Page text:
@theMarket: Banks Hammer the Markets
Stocks fell this week as investors turned more bearish. You can blame Fed Chairman Jerome Powell for that as well as troubles in the banking sector.
"Higher for Longer" may be finally sinking in. Powell's two-day testimony in front of the House and the Senate this week was decidedly hawkish. In retrospect, there was nothing new in his statements, but for some reason the financial markets were willing to listen. Congress heard his message as well: inflation is still a problem, the jobs market needs to weaken, and if higher interest rates mean a recession, then so be it.
Those who had been confident that the Fed would raise the Fed funds rate by only 25 basis points at the March FOMC meeting are having to rethink that stance. Chairman Powell would not commit to a specific increase. He insisted the Fed would remain data dependent in determining the next rate move. Over in the bond market, indications are that a 50-basis point hike is just as likely now as a 25-basis point hike.
However, the Fed is not the only concern of the markets. Two regional banks, one a noted small crypto bank, Silvergate Capital Corp., announced that they would be "winding down" operations. On Thursday, a second bank, SVB Financial Group, which owns Silicon Valley Bank and focuses on lending money to start-up companies, announced they are being forced to sell assets and raise $1.75 billion in a stock offering. This is the 16th largest U.S. bank. Management admitted that higher interest rates are hurting their bond holdings, which is weighing on the company's flow of cash. On Friday, banking regulators closed the bank and the FDIC has taken over.
These announcements triggered a wholesale round of selling in the banking sector. Silvergate's stock price was down almost 42 percent, while Silicon Valley Bank's shares lost more than 60 percent of their value and another 40 percent in after-hours trading. The global mega-banks fell along with the rest of the sector. Those big banks suffered 5 percent-plus losses, while the regional bank's exchange-traded fund also fell by over 8 percent.
On Friday, the much-awaited U.S. jobs report for February came in stronger than expected with the nation gaining 311,000 new jobs, versus an expected gain of 225,000. However, the unemployment rate ticked higher to 3.6 percent on a rise in labor force participation. Average hourly earnings ticked down to plus-0.2 percent from plus-0.3 percent, which was a small positive on the disinflation front.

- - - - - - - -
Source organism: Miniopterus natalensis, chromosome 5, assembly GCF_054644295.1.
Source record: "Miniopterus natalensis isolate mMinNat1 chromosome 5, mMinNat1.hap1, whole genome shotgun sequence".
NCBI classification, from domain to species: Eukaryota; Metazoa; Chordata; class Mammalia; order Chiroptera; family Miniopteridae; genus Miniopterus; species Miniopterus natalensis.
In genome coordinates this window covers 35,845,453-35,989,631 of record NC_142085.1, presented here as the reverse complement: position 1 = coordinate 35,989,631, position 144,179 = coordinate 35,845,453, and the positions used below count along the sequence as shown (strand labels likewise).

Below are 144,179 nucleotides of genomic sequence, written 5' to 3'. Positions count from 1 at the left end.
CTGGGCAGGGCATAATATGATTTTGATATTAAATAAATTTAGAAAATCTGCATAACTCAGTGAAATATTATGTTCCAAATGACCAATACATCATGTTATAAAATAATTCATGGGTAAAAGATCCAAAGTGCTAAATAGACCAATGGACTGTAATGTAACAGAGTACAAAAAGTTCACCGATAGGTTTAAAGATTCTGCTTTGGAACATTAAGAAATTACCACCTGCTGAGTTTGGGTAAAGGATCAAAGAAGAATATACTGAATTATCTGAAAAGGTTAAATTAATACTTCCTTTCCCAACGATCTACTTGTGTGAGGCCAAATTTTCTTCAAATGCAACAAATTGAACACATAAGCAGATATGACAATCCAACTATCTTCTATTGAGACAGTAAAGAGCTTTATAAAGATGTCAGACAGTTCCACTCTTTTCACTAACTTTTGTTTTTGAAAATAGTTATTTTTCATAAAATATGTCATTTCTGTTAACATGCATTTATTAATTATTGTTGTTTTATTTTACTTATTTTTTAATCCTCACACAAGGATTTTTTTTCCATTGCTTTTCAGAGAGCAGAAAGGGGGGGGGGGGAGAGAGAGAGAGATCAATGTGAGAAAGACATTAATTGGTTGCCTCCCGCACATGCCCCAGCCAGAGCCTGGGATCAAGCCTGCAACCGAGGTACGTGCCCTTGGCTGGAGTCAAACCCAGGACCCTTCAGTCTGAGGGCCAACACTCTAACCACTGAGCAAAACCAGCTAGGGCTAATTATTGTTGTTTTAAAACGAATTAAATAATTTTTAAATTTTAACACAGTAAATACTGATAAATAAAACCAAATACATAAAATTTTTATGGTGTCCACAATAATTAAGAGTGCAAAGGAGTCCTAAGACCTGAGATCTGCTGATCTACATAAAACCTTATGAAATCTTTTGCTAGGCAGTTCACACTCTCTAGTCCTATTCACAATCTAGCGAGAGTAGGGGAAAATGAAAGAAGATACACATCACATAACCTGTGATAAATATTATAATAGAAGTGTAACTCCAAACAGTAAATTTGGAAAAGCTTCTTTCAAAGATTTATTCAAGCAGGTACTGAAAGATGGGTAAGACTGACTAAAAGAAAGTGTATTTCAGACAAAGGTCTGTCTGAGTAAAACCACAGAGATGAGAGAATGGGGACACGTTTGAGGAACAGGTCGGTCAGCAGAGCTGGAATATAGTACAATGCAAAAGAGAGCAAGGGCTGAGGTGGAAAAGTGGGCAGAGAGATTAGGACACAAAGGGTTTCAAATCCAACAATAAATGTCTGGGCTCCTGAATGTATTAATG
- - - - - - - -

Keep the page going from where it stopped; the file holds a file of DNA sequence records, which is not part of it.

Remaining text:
As you might expect, the troubles in the banking sector spilled over into the overall markets. The three main averages — the S&P 500, the Dow, and NASDAQ — lost 1.5 percent-2 percent on Thursday and continued down on Friday. It seems to me that the market's direction is going to be dependent on what happens on Tuesday. That is when we will receive the next all-important Consumer Price Index release for February. Investors, like the Fed, remain data dependent.
A cooler CPI number would be an excuse for markets to rally and climb out of this hole we have dug for ourselves. A hotter number would mean the rate of inflation remains stubbornly higher than the Fed would like. That would almost certainly mean we decline with the S&P 500 Index testing 3,800 or lower as a result.
Bill Schmick is the founding partner of Onota Partners, Inc., in the Berkshires. His forecasts and opinions are purely his own and do not necessarily represent the views of Onota Partners Inc. (OPI). None of his commentary is or should be considered investment advice. Direct your inquiries to Bill at 1-413-347-2401 or email him at firstname.lastname@example.org.
Anyone seeking individualized investment advice should contact a qualified investment adviser. None of the information presented in this article is intended to be and should not be construed as an endorsement of OPI, Inc. or a solicitation to become a client of OPI. The reader should not assume that any strategies or specific investments discussed are employed, bought, sold, or held by OPI. Investments in securities are not insured, protected, or guaranteed and may result in loss of income and/or principal. This communication may include opinions and forward-looking statements, and we can give no assurance that such beliefs and expectations will prove to be correct. Investments in securities are not insured, protected, or guaranteed and may result in loss of income and/or principal. This communication may include opinions and forward-looking statements, and we can give no assurance that such beliefs and expectations will prove to be correct.